Jason Steinshouer

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Refactoring Legacy CFML with Approval Tests: Part I

In my previous post, I discussed the importance of refactoring and a general workflow for using Approval Tests to be sure your output is not changing.

In this blog series, I hope to give some examples of how to use the TestBox-Snapshots package for refactoring legacy CFML. The first post will walk you through installing the package and setting up a test suite to capture an initial snapshot.

I created a legacy CFML style To-Do application to use as an example of refactoring CFML using Approval Tests. Feel free to clone the repo and play along at home if you like.

git clone https://github.com/jsteinshouer/todo-legacy-cfml.git

Then you run the application using CommandBox.

box start

First, we need to install TestBox and the TestBox-Snaphots package so we can take an initial snapshot.

box install testbox
box install testbox-snapshots

Now we copy the TestBox test harness and create the specs folder for my tests.

box cp ./testbox/test-harness ./tests
box mkdir ./tests/specs

I will create a folder in my specs directory specifically for my approval tests.

box mkdir ./tests/specs/approval

Next, we will generate a test suite that will contain our approval tests. You can run the tests by calling the /tests/runner.cfm from the browser.

box coldbox create bdd name="RefactorApproval" open=true directory="tests/specs/approval"

We then add the snapshot matchers to TestBox so we can use it for our Approval Tests. To do this we use the addMatchers method inside the beforeAll method;

// executes before all suites+specs in the run() method
function beforeAll(){
	addMatchers( "testbox-snapshots.SnapshotMatchers" );

Now we can start writing some approval tests to get our initial snapshots. First I will create a test suite named RefactorApprovalTest inside the run() method. I use the beforeEach method to execute a query that inserts some dummy data for testing. This will run prior to each test. It also resets the identity column on the todo table so the keys will match each time we run the test.

describe( "RefactorApprovalTest", function(){

	beforeEach(function( currentSpec ){
		content = "";

		/* Add some data for our tests */
			delete from todo;

			--reset the identity so the keys match

			insert into todo(p_todo_id,description,completed_date)
				(1,'Do This',NULL),
				(2,'And this',NULL),
				(3,'This is done','2017-09-01 01:45:00')

For our first approval test, I use the it() method inside my test suite. I include the index page with no parameters and capture the output using cfsavecontent. Then use the snapshot matcher to check that the snapshot matches.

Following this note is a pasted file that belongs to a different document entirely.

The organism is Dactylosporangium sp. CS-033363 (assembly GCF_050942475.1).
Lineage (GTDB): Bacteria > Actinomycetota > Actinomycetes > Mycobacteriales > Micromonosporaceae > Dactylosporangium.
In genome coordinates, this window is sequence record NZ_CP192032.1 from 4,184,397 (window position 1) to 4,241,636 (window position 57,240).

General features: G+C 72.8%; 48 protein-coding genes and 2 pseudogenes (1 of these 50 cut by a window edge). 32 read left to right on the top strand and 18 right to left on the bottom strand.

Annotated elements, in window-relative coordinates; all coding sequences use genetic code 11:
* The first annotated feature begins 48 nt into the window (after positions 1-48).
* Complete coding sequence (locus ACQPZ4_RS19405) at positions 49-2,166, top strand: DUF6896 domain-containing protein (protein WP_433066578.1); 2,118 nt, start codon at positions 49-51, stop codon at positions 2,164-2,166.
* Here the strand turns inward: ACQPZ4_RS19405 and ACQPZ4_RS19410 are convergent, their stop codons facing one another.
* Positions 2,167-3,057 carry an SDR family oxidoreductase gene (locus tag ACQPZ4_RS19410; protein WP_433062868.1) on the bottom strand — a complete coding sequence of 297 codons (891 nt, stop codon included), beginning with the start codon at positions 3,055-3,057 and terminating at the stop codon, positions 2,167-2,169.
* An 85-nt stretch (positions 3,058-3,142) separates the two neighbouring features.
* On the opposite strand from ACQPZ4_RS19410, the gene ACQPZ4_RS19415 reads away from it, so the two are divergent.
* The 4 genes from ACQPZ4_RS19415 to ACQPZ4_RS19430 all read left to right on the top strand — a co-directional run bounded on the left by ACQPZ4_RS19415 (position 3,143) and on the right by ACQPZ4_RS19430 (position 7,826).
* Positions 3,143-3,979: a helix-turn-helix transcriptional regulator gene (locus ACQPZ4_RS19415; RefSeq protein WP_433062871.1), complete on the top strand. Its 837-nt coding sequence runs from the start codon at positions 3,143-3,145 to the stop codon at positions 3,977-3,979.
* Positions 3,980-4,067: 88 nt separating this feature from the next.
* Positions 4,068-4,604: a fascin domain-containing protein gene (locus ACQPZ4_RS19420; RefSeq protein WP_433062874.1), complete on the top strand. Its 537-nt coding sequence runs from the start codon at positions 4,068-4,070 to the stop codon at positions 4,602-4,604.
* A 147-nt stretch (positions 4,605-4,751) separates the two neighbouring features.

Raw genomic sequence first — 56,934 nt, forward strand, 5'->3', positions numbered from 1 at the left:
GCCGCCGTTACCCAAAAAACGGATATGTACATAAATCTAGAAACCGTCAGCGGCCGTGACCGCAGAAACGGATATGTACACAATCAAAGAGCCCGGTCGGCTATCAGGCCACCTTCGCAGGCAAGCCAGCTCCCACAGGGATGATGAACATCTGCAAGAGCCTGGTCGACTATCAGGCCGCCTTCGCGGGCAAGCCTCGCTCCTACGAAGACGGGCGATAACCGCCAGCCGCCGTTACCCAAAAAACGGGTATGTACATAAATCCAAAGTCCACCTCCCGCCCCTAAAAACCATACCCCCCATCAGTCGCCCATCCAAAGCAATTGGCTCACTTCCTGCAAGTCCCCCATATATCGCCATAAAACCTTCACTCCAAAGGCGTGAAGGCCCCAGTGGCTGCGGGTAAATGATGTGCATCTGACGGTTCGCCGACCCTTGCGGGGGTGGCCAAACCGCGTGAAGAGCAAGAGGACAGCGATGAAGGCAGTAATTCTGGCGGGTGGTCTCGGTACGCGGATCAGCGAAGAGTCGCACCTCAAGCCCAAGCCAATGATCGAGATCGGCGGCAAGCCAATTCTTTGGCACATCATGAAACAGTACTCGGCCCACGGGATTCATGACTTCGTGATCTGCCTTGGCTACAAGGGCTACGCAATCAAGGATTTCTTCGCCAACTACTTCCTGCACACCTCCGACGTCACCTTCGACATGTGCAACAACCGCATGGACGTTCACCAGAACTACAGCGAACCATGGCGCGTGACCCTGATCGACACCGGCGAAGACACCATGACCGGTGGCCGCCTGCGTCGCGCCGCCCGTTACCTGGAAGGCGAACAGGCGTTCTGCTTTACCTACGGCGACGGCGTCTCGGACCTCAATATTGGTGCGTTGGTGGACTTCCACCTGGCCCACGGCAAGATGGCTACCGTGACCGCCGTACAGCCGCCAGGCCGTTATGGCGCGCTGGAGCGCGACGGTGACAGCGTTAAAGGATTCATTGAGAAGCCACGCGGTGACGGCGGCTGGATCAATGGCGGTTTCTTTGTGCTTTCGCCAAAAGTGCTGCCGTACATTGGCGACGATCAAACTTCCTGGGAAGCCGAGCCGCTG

it( "should display a list of to-do items", function(){

	cfsavecontent(variable="content") {
		include '/index.cfm';


With legacy code you may not always know what the code is supposed to do so you could also use a generic description such as it("should match previous output with not parameters",....

When you run the test it will fail because it does not have a snapshot to compare to. Run the test and include updateSnapshots=1 in the URL query string. Be sure to remove it when you start to refactor or it will create a new snapshot each time you run the tests.

I added more tests to cover the following three scenarios.

  1. Adding a new to-do
it( "should add a new to-do item", function(){

	url.action = "add";
	form.description = "another thing to do";

	cfsavecontent(variable="content") {
		include '/index.cfm';

  1. Completing to-do items
it( "should complete a to-do item", function(){

	url.action = "complete-todo";
	form.id = 1;

	cfsavecontent(variable="content") {
		include '/index.cfm';

  1. View completed to-do items
it( "should display a list of completed to-do items", function(){

	url.action = "completed";

	cfsavecontent(variable="content") {
		include '/index.cfm';


We now have a suite of approval tests that will fail if the output changes. This will allow us to start refactoring the code with confidence. You can view the full test suite here. The next post we will start to refactor the code and use the test suite to verify that things have not changed.